CHICAGO - Work began this week to make room for the CTA's controversial flyover project. The project is designed to cut down on delays around Belmont where the Red, Brown and Purple lines pass through at all hours of the day.
Several buildings will be demolished in the Lakeview neighborhood for the new elevated track system that is designed to cut down train delays on a busy stretch on the North Side.
Gas lines were shut off Wednesday on a stretch of Wilton, adjacent to the busy Belmont CTA stop. The preparations there and in the surrounding blocks north and east herald a busy construction season for a $2.1 billion CTA project that promises an elevated bypass.
Transit officials say it is designed to reduce delays along a congested North Side public transit artery.
At Clark and Roscoe, whole blocks will be torn down for the flyover. Preservationists got the CTA to save historic apartments, which will be moved into the adjacent lot, but the struggle to keep the facades of Clark Street remain.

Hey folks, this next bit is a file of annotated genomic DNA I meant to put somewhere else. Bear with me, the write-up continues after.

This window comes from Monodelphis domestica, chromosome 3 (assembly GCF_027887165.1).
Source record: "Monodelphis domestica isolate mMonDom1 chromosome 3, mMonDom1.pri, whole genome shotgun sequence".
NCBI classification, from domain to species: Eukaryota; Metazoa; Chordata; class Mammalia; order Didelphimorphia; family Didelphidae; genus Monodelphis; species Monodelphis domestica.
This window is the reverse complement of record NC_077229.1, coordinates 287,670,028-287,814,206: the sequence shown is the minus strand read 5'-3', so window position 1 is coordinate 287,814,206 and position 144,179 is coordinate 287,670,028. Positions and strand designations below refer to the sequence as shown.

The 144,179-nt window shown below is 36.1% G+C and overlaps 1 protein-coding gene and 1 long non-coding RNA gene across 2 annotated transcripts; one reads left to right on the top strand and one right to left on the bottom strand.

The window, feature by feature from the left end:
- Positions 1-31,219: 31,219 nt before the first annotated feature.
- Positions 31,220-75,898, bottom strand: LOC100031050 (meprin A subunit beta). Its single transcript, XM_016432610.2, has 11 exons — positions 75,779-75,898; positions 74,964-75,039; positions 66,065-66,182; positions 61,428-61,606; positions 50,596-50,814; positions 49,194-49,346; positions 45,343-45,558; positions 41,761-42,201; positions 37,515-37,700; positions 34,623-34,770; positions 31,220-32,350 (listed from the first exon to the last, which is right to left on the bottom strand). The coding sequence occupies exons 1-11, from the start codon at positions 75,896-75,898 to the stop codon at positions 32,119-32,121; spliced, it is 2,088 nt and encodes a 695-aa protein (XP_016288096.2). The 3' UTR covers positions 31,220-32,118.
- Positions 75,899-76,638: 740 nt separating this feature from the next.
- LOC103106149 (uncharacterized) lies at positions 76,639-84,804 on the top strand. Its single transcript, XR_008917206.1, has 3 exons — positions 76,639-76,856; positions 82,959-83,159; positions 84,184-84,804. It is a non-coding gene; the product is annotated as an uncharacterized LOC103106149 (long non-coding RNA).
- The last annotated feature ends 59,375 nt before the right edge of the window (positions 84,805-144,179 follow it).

In all 14 buildings will be demolished, more than a year before the city is to break ground on the flyover.
But the Irie Jerk Bar and Grill will stay as the concrete curve squeezes it in. The island of real estate is not part of the CTA's $32 million property acquisition budget for the project.
The 14 buildings will be demolished before Cubs' Opening Day on April 9. Construction on the actually flyover part of the project will start in 2019.